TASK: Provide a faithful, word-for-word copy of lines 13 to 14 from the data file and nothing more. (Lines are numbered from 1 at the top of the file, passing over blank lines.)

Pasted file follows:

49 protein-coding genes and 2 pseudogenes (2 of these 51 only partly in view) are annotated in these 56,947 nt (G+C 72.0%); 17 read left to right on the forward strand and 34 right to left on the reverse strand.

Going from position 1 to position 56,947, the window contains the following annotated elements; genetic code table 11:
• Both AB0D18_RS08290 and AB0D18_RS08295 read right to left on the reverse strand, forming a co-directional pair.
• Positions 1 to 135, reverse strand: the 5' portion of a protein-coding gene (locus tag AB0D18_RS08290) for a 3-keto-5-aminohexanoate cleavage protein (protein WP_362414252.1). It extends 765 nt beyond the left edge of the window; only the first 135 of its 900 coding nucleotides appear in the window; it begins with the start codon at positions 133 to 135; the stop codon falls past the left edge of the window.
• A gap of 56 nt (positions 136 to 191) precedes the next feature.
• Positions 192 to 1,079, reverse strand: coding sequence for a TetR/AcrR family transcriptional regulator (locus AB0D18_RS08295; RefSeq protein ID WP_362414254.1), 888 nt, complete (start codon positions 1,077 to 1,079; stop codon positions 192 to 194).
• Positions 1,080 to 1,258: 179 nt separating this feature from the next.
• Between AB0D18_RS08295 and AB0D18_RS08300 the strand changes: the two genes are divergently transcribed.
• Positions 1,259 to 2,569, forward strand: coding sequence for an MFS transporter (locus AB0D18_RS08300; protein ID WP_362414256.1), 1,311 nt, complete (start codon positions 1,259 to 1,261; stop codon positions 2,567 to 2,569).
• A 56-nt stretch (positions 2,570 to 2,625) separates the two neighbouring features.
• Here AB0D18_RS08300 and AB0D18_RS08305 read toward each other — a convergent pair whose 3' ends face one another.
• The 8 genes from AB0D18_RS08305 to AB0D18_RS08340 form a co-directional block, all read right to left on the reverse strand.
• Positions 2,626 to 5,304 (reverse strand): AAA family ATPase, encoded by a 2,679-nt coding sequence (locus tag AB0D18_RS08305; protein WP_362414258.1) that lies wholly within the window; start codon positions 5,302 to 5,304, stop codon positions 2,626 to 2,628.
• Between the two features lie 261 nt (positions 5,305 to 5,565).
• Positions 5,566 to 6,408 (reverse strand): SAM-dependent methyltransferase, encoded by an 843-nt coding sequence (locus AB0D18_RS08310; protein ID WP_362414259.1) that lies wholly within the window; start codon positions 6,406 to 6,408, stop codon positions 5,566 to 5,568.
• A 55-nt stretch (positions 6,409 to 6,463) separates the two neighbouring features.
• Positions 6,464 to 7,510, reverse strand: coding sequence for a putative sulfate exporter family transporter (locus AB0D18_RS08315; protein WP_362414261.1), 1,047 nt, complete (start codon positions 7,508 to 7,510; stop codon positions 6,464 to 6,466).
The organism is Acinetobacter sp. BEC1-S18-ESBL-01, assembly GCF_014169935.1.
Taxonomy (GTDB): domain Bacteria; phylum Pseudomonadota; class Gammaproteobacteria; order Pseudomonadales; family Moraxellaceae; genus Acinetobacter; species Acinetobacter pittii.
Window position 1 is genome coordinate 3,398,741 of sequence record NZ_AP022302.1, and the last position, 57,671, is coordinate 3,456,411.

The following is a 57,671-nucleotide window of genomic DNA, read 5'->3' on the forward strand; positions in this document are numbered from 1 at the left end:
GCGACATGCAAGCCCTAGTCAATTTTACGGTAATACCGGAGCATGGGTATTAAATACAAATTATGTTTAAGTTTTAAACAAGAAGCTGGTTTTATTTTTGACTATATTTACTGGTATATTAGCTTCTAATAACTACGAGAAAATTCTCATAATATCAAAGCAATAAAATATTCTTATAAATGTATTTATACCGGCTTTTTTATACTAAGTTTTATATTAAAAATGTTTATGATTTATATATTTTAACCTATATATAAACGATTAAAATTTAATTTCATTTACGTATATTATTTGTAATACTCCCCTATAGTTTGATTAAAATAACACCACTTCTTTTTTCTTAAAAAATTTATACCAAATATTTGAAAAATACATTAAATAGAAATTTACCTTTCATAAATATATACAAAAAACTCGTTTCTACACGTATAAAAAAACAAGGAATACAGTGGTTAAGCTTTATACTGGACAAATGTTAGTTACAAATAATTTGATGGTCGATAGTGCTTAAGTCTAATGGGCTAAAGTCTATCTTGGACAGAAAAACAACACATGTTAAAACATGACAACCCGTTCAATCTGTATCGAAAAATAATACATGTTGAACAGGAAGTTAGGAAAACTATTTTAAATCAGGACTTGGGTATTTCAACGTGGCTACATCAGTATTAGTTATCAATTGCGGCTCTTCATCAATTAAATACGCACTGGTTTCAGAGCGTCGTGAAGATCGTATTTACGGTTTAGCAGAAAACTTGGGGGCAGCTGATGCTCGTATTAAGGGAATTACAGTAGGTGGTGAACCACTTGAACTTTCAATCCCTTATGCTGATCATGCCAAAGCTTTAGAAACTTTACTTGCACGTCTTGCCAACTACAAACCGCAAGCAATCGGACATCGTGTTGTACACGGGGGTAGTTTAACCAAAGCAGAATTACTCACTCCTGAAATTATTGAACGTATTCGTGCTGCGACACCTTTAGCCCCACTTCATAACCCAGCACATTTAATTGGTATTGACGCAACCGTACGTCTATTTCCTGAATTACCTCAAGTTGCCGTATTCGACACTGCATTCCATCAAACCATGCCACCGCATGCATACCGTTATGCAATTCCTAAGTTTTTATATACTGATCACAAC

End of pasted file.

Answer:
• Positions 2,626 to 5,304 (reverse strand): AAA family ATPase, encoded by a 2,679-nt coding sequence (locus tag AB0D18_RS08305; protein WP_362414258.1) that lies wholly within the window; start codon positions 5,302 to 5,304, stop codon positions 2,626 to 2,628.
• Between the two features lie 261 nt (positions 5,305 to 5,565).